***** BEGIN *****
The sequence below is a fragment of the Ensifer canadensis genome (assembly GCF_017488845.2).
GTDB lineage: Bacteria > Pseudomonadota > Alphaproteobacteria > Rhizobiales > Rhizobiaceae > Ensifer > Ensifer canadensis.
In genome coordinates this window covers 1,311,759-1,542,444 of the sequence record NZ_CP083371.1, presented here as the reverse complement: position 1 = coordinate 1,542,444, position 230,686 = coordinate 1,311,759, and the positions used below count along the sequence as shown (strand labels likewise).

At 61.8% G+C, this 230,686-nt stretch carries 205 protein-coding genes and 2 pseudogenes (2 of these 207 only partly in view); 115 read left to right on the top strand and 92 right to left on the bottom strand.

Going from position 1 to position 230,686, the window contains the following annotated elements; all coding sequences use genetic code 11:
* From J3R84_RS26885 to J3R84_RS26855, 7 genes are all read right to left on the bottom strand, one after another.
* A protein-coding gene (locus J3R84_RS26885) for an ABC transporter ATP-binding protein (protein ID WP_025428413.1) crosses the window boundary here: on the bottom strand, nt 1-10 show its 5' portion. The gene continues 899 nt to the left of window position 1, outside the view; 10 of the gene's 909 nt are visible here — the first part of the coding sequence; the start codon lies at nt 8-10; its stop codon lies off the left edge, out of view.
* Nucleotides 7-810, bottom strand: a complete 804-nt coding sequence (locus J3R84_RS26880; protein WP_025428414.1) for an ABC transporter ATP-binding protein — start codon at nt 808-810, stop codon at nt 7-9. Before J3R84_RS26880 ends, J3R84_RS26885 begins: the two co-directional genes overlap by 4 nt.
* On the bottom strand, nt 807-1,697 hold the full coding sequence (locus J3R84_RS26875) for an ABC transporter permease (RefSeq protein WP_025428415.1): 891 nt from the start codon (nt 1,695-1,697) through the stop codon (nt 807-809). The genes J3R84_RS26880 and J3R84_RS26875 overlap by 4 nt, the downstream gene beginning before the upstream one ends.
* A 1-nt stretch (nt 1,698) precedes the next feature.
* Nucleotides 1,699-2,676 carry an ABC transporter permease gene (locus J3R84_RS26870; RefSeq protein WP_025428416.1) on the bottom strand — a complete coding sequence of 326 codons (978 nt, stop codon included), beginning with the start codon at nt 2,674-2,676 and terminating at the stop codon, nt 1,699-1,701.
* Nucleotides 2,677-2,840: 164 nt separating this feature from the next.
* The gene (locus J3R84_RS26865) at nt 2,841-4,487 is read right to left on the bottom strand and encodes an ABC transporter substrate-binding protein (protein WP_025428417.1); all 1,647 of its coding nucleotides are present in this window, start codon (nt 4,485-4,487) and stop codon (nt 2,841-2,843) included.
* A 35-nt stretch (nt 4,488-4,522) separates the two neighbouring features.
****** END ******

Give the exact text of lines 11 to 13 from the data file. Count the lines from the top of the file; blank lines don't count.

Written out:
* Nucleotides 1,699-2,676 carry an ABC transporter permease gene (locus J3R84_RS26870; RefSeq protein WP_025428416.1) on the bottom strand — a complete coding sequence of 326 codons (978 nt, stop codon included), beginning with the start codon at nt 2,674-2,676 and terminating at the stop codon, nt 1,699-1,701.
* Nucleotides 2,677-2,840: 164 nt separating this feature from the next.
* The gene (locus J3R84_RS26865) at nt 2,841-4,487 is read right to left on the bottom strand and encodes an ABC transporter substrate-binding protein (protein WP_025428417.1); all 1,647 of its coding nucleotides are present in this window, start codon (nt 4,485-4,487) and stop codon (nt 2,841-2,843) included.